Keeping in touch with friends and family has been, let’s say, a challenge for everyone these past few months. I don’t live with anyone (other than my dog) and mostly only talk to other dog walkers, most of whom I don’t know by name. I am lucky to have an aunt who lives nearby and I visit her, outside and socially distant, every so often. Each time I leave, I feel like a weight has been lifted off my shoulders. And then I realize, “Oh, I think I just needed to talk to another human being.”

Whatever it is that helps you feel more relaxed, less anxious, more energetic, less stagnant – if you are able to make time for something each day, I recommend it. Running used to release a lot of tension for me. Now that I don’t have it, I need these other things in order to feel somewhat sane.

I hope this post has been helpful. If anything, it helped me to get this out. Oh right, writing. Writing is good. If you feel anxious, I recommend writing. It’s not a cure, but it helps.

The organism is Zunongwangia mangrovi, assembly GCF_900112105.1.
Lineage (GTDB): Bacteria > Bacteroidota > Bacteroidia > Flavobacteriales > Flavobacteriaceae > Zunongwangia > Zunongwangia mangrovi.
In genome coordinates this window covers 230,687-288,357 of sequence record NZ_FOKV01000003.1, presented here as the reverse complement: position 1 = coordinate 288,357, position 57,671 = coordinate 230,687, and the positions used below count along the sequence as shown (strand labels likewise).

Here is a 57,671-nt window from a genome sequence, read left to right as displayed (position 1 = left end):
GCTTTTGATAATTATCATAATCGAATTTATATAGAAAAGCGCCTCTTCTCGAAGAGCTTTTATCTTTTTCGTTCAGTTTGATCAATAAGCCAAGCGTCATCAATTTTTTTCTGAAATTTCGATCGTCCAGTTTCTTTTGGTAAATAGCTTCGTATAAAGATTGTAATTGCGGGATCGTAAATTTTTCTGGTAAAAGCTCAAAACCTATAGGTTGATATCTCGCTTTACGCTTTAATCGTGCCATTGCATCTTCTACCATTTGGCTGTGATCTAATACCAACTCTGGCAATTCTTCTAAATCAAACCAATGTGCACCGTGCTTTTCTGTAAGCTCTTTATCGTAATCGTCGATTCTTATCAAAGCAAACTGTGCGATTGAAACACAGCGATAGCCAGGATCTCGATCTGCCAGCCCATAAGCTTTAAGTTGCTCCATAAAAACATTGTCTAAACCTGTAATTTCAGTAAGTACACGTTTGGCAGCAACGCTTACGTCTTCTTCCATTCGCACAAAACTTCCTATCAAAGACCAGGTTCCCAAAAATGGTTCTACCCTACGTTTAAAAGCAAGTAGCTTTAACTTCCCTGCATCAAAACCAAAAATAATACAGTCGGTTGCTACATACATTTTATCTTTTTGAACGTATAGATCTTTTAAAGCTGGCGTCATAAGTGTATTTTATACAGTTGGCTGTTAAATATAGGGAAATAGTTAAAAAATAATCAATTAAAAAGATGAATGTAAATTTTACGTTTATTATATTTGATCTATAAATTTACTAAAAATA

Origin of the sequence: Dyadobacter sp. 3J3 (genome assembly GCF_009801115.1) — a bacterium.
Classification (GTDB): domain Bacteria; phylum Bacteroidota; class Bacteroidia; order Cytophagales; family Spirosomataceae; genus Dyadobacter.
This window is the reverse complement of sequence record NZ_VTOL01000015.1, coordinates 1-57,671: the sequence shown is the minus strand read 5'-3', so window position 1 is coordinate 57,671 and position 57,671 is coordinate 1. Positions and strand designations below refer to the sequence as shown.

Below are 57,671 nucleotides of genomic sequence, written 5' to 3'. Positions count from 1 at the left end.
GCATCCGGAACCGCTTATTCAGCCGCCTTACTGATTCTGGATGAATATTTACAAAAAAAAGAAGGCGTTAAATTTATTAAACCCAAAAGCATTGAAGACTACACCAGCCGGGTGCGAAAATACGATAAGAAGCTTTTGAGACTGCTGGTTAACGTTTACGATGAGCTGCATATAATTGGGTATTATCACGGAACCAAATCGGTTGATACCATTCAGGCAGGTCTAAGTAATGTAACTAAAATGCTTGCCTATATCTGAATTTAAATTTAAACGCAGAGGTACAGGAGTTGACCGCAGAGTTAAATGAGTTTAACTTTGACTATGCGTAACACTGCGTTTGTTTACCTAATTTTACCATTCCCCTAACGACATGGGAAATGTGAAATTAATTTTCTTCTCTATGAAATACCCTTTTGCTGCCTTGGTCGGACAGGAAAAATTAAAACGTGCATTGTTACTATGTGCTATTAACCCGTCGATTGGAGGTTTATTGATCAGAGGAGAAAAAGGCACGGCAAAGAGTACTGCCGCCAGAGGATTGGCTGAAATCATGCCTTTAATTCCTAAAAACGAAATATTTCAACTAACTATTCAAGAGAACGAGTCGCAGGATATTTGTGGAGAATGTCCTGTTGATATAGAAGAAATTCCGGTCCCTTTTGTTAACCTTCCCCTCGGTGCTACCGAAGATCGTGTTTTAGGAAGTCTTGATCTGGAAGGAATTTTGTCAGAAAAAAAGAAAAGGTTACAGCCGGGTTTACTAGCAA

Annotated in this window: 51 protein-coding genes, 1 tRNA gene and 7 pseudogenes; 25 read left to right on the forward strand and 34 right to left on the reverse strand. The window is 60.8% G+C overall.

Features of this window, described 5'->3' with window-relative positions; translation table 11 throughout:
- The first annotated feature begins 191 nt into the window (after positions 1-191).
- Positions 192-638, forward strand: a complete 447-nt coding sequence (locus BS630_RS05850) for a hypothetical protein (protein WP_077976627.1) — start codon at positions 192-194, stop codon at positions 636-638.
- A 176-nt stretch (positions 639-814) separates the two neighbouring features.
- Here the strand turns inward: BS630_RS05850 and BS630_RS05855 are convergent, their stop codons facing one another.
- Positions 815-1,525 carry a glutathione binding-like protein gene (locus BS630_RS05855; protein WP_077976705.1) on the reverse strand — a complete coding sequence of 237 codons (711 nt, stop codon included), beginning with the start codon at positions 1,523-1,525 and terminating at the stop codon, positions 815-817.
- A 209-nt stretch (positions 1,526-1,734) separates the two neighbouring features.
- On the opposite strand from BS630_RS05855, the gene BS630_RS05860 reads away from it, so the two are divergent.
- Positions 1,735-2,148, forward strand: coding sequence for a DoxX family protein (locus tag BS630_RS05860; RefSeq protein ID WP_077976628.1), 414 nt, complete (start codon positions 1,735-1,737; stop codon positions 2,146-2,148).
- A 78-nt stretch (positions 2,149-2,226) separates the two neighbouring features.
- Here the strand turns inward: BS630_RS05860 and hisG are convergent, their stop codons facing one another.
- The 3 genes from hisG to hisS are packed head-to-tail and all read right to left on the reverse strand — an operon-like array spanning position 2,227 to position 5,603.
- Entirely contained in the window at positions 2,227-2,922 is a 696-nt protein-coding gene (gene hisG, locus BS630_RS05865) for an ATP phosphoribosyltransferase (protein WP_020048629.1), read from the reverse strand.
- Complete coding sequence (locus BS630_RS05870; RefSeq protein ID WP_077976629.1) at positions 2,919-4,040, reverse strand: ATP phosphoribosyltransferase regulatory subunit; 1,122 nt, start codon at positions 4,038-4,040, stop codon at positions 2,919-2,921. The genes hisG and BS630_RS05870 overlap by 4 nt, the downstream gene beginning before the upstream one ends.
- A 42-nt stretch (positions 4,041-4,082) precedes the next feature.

Finally, I am happy to report that I ran two miles last Thursday. My feet felt okay during, but my heels, arches, and calves were incredibly sore later that day (to the point of limping) and for the next few days. Today, five days later, I feel normal again, so I am hoping to run again soon.

One day at a time. Little by little. Baby steps.

Distance

Distance

I’ve been wondering what my next post should be about on this blog. In my last post, I wrote that I wanted to transition this space into one that encompasses more about life in general, with not necessarily such a narrow focus on running. There are still running-related things I want to write about: plantar fasciitis, how to work out when you can’t run, playlist recommendations. I will write about these things and I will also write about other things.

My parents were writers. Not published authors, but I would consider them writers. My mother’s frozen-in-time twitter bio reads, in a surreal present tense, “I write; therefore, I write.” She kept a few blogs throughout the years – none had many readers but she didn’t mind, as long as she had places to record her thoughts. In 2011, she began a project of writing a poem a day for 1001 days. She self-published two books of poetry.